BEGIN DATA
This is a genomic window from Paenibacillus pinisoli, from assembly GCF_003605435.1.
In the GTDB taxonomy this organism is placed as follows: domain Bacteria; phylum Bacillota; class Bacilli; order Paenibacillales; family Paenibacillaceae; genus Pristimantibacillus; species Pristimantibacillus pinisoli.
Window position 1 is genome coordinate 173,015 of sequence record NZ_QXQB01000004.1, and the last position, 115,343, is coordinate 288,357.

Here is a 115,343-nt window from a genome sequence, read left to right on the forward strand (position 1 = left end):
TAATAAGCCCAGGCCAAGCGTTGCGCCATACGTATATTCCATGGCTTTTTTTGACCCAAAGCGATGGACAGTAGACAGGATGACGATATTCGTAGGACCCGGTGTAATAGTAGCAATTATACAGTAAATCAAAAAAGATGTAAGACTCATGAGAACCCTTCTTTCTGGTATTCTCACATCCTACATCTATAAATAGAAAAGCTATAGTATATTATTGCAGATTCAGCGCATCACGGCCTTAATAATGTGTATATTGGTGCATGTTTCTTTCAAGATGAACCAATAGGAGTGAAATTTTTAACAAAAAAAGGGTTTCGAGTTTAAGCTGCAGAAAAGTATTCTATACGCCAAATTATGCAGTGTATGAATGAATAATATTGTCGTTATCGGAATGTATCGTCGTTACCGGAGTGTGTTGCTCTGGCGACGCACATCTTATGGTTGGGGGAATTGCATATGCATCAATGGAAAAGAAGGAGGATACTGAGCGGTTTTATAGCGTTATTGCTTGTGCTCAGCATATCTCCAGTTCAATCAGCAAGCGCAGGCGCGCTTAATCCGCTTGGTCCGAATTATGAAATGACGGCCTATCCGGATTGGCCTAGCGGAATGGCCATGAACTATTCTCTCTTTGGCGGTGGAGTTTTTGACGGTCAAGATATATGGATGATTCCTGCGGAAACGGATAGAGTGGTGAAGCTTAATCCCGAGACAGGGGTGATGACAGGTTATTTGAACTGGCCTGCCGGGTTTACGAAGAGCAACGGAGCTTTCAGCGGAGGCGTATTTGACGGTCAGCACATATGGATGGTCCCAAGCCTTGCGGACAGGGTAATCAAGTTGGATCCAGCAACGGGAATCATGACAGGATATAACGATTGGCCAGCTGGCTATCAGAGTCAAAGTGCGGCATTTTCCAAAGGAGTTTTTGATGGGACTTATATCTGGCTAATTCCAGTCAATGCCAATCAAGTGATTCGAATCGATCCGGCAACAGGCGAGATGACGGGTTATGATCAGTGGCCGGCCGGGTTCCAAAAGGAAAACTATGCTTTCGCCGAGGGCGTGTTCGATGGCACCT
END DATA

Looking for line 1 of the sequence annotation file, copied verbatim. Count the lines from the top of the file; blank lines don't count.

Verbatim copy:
This is a genomic window from Paenibacillus pinisoli, from assembly GCF_003605435.1.